Last month, Newsweek’s poll surprised many by showing a huge gap between Barack Obama and John McCain, with the Democratic nominee-apparent enjoying a 15-point lead over the Republican.  One month later, Obama has lost all of the momentum and has dropped into a virtual tie with McCain.  The latest Newsweek poll shows Obama up 44-41, within the margin of error:

A month after emerging victorious from the bruising Democratic nominating contest, some of Barack Obama‘s glow may be fading. In the latest NEWSWEEK Poll, the Illinois senator leads Republican nominee John McCain by just 3 percentage points, 44 percent to 41 percent. The statistical dead heat is a marked change from last month’s NEWSWEEK Poll, where Obama led McCain by 15 points, 51 percent to 36 percent.

Obama’s rapid drop comes at a strategically challenging moment for the Democratic candidate. Having vanquished Hillary Clinton in early June, Obama quickly went about repositioning himself for a general-election audience–an unpleasant task for any nominee emerging from the pander-heavy primary contests and particularly for a candidate who’d slogged through a vigorous primary challenge in most every contest from January until June. Obama’s reversal on FISA legislation, his support of faith-based initiatives and his decision to opt out of the campaign public-financing system left him open to charges he was a flip-flopper. In the new poll, 53 percent of voters (and 50 percent of former Hillary Clinton supporters) believe that Obama has changed his position on key issues in order to gain political advantage.

More seriously, some Obama supporters worry that the spectacle of their candidate eagerly embracing his old rival, Hillary Clinton, and traveling the country courting big donors at lavish fund-raisers, may have done lasting damage to his image as an arbiter of a new kind of politics. This is a major concern since Obama’s outsider credentials, have, in the past, played a large part in his appeal to moderate, swing voters. In the new poll, McCain leads Obama among independents 41 percent to 34 percent, with 25 percent favoring neither candidate. In June’s NEWSWEEK Poll, Obama bested McCain among independent voters, 48 percent to 36 percent.

The sample probably provides the quickest analysis of why Newsweek got such a wide variance in their polling [see update below].  The June sample had 324 Democrats to only 231 Republicans, and the overall sample size was smaller.  In July, they may have swung a little too far the other way, with  324 Democrats again but 315 Republicans.  The actual difference in registration figures are wider than that, but not nearly as wide as June’s sample.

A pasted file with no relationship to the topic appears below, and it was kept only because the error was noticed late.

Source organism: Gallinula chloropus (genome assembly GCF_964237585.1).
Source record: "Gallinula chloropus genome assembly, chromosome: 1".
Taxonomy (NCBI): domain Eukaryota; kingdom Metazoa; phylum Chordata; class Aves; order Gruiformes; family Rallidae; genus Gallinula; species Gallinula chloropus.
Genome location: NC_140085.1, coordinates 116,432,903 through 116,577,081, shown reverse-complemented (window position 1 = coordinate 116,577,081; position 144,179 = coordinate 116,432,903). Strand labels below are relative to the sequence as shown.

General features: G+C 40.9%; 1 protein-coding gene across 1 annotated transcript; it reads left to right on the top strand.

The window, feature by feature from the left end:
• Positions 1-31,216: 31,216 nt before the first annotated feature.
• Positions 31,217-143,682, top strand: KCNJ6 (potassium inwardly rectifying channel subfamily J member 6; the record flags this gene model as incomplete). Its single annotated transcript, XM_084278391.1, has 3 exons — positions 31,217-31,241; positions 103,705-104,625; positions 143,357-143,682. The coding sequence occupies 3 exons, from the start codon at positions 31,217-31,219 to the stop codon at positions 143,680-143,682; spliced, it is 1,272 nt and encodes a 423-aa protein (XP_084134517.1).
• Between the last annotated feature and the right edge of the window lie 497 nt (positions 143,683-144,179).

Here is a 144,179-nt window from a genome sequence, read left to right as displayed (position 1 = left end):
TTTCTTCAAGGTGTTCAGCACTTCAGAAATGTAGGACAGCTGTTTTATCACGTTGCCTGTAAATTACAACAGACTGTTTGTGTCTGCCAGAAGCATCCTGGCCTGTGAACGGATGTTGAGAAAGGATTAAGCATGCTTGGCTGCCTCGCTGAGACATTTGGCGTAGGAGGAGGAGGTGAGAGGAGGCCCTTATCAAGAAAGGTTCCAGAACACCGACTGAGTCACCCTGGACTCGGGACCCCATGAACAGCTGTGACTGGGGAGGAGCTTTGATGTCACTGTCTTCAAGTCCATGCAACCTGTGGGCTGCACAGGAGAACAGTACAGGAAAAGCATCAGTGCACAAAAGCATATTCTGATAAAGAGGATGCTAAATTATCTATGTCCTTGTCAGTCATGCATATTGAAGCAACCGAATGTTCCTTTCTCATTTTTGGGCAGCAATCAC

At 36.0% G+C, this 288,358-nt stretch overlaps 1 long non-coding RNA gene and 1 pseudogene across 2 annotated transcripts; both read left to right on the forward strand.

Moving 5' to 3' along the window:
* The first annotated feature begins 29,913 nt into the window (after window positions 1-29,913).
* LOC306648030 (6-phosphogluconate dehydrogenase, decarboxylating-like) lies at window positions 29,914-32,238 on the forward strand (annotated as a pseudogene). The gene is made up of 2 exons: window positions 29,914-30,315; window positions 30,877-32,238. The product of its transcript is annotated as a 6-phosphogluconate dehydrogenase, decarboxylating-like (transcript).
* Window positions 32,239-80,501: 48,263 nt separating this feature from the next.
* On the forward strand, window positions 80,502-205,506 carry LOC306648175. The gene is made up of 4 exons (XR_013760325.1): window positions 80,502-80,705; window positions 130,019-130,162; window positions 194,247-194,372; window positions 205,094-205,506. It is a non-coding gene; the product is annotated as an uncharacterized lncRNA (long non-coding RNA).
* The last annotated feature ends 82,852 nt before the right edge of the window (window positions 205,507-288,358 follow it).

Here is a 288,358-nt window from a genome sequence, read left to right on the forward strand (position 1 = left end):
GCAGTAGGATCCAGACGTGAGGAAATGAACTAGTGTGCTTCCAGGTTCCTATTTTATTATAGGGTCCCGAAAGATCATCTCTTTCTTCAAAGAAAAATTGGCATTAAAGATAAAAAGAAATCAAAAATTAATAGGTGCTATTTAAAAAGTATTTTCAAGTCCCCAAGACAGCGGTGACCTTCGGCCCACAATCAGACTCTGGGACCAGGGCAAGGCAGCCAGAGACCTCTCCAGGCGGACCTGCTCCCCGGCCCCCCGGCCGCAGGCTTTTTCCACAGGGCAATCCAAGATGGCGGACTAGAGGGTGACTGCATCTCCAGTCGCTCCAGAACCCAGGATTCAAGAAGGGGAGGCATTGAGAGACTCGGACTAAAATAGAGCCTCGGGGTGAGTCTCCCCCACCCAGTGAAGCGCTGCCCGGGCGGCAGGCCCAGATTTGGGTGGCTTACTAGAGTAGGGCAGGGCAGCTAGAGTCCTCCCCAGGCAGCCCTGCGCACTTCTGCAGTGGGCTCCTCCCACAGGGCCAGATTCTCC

But there is a definite momentum away from Obama, especially within the independents.  June’s poll, taken only three weeks ago, had Obama ahead by 12 points, 48-36.   Obama has lost a whopping 14 points among independents and now trails McCain, 34-41.  “Undecided/Other” rose among independents from 16% in June to 25% in July, which likely shows flirtation with third-party candidates such as Ralph Nader and Bob Barr — but some went to McCain as well.

The Hillary Clinton supporters didn’t show any real movement at all.  They went 70/17 in the new poll, and in June went 69/18.  Despite Obama’s suggestion that he attracts Republicans in large numbers, the crossover vote is almost identical, just as it was last month.

Newsweek speculates that Obama’s embrace of Hillary has damaged his brand of New Politics.  That did a lot less damage than Barack Obama’s series of policy reversals and gaffes over that three-week period.  He has revealed himself as an empty suit and a pandering rookie, and he certainly didn’t need Hillary to point that out.

Update: A reader points out that the last page of the polling data shows a R/D/I split of 28/35/33, which doesn’t match the raw sample numbers.  The report states that Newsweek weighted the data in accordance with demographic information from the Census Bureau.  If they weighted the sample to this degree, then Obama’s in much bigger trouble than I first thought.